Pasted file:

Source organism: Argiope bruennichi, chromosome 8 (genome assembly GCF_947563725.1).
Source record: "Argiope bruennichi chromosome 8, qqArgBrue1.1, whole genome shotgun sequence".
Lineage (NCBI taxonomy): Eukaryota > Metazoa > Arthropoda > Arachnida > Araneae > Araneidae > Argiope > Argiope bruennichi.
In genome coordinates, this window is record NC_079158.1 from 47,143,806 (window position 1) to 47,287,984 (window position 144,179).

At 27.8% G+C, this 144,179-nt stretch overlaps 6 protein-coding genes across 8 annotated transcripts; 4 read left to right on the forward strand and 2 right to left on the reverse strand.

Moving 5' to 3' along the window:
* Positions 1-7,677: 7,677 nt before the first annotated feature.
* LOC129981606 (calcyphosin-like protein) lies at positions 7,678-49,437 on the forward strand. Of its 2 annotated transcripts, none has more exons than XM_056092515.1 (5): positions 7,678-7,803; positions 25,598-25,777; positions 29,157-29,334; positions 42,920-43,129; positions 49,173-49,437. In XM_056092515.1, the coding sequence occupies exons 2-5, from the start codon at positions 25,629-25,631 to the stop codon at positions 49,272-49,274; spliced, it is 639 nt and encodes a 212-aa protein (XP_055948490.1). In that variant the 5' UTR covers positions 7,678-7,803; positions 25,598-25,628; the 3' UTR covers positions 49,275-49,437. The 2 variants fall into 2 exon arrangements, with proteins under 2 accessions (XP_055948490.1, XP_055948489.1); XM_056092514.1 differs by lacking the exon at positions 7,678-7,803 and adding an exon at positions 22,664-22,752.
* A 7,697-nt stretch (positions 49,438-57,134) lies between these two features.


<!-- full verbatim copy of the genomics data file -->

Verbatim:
Source organism: Argiope bruennichi, chromosome 8 (genome assembly GCF_947563725.1).
Source record: "Argiope bruennichi chromosome 8, qqArgBrue1.1, whole genome shotgun sequence".
Lineage (NCBI taxonomy): Eukaryota > Metazoa > Arthropoda > Arachnida > Araneae > Araneidae > Argiope > Argiope bruennichi.
In genome coordinates, this window is record NC_079158.1 from 47,143,806 (window position 1) to 47,287,984 (window position 144,179).

At 27.8% G+C, this 144,179-nt stretch overlaps 6 protein-coding genes across 8 annotated transcripts; 4 read left to right on the forward strand and 2 right to left on the reverse strand.

Moving 5' to 3' along the window:
* Positions 1-7,677: 7,677 nt before the first annotated feature.
* LOC129981606 (calcyphosin-like protein) lies at positions 7,678-49,437 on the forward strand. Of its 2 annotated transcripts, none has more exons than XM_056092515.1 (5): positions 7,678-7,803; positions 25,598-25,777; positions 29,157-29,334; positions 42,920-43,129; positions 49,173-49,437. In XM_056092515.1, the coding sequence occupies exons 2-5, from the start codon at positions 25,629-25,631 to the stop codon at positions 49,272-49,274; spliced, it is 639 nt and encodes a 212-aa protein (XP_055948490.1). In that variant the 5' UTR covers positions 7,678-7,803; positions 25,598-25,628; the 3' UTR covers positions 49,275-49,437. The 2 variants fall into 2 exon arrangements, with proteins under 2 accessions (XP_055948490.1, XP_055948489.1); XM_056092514.1 differs by lacking the exon at positions 7,678-7,803 and adding an exon at positions 22,664-22,752.
* A 7,697-nt stretch (positions 49,438-57,134) lies between these two features.